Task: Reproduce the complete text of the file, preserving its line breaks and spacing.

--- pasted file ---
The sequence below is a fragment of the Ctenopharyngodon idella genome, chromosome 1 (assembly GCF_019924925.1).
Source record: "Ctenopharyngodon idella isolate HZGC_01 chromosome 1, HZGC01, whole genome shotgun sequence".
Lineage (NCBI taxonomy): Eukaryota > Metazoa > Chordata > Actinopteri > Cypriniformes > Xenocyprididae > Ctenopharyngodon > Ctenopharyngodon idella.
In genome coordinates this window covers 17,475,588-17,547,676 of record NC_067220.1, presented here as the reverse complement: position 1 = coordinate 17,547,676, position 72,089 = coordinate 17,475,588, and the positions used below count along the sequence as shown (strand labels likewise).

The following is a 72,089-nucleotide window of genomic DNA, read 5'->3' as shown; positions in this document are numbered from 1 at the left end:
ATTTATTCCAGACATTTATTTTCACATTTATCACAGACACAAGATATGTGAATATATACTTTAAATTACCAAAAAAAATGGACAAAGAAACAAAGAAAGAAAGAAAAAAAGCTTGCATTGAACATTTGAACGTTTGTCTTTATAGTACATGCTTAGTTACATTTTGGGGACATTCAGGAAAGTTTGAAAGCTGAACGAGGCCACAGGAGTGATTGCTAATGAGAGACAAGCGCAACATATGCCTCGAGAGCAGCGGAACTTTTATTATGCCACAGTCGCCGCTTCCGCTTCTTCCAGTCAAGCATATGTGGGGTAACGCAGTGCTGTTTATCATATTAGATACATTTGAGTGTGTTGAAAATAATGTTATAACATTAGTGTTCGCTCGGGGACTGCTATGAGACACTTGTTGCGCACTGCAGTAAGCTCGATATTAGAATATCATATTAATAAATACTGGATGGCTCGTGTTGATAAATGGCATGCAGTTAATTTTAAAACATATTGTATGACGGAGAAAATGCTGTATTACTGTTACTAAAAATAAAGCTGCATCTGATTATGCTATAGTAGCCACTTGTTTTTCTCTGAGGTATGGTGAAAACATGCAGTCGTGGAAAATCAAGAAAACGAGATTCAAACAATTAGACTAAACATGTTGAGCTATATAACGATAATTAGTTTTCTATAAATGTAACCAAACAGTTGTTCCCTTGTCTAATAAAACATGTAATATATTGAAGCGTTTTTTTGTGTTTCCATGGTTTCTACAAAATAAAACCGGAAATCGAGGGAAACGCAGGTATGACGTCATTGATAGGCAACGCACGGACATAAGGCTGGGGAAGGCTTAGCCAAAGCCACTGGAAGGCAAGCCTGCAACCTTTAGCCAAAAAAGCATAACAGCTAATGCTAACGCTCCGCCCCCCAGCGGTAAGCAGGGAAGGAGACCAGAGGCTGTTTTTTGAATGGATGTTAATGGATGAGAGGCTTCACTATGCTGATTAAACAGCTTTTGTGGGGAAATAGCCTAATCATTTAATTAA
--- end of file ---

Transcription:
The sequence below is a fragment of the Ctenopharyngodon idella genome, chromosome 1 (assembly GCF_019924925.1).
Source record: "Ctenopharyngodon idella isolate HZGC_01 chromosome 1, HZGC01, whole genome shotgun sequence".
Lineage (NCBI taxonomy): Eukaryota > Metazoa > Chordata > Actinopteri > Cypriniformes > Xenocyprididae > Ctenopharyngodon > Ctenopharyngodon idella.
In genome coordinates this window covers 17,475,588-17,547,676 of record NC_067220.1, presented here as the reverse complement: position 1 = coordinate 17,547,676, position 72,089 = coordinate 17,475,588, and the positions used below count along the sequence as shown (strand labels likewise).

The following is a 72,089-nucleotide window of genomic DNA, read 5'->3' as shown; positions in this document are numbered from 1 at the left end:
ATTTATTCCAGACATTTATTTTCACATTTATCACAGACACAAGATATGTGAATATATACTTTAAATTACCAAAAAAAATGGACAAAGAAACAAAGAAAGAAAGAAAAAAAGCTTGCATTGAACATTTGAACGTTTGTCTTTATAGTACATGCTTAGTTACATTTTGGGGACATTCAGGAAAGTTTGAAAGCTGAACGAGGCCACAGGAGTGATTGCTAATGAGAGACAAGCGCAACATATGCCTCGAGAGCAGCGGAACTTTTATTATGCCACAGTCGCCGCTTCCGCTTCTTCCAGTCAAGCATATGTGGGGTAACGCAGTGCTGTTTATCATATTAGATACATTTGAGTGTGTTGAAAATAATGTTATAACATTAGTGTTCGCTCGGGGACTGCTATGAGACACTTGTTGCGCACTGCAGTAAGCTCGATATTAGAATATCATATTAATAAATACTGGATGGCTCGTGTTGATAAATGGCATGCAGTTAATTTTAAAACATATTGTATGACGGAGAAAATGCTGTATTACTGTTACTAAAAATAAAGCTGCATCTGATTATGCTATAGTAGCCACTTGTTTTTCTCTGAGGTATGGTGAAAACATGCAGTCGTGGAAAATCAAGAAAACGAGATTCAAACAATTAGACTAAACATGTTGAGCTATATAACGATAATTAGTTTTCTATAAATGTAACCAAACAGTTGTTCCCTTGTCTAATAAAACATGTAATATATTGAAGCGTTTTTTTGTGTTTCCATGGTTTCTACAAAATAAAACCGGAAATCGAGGGAAACGCAGGTATGACGTCATTGATAGGCAACGCACGGACATAAGGCTGGGGAAGGCTTAGCCAAAGCCACTGGAAGGCAAGCCTGCAACCTTTAGCCAAAAAAGCATAACAGCTAATGCTAACGCTCCGCCCCCCAGCGGTAAGCAGGGAAGGAGACCAGAGGCTGTTTTTTGAATGGATGTTAATGGATGAGAGGCTTCACTATGCTGATTAAACAGCTTTTGTGGGGAAATAGCCTAATCATTTAATTAA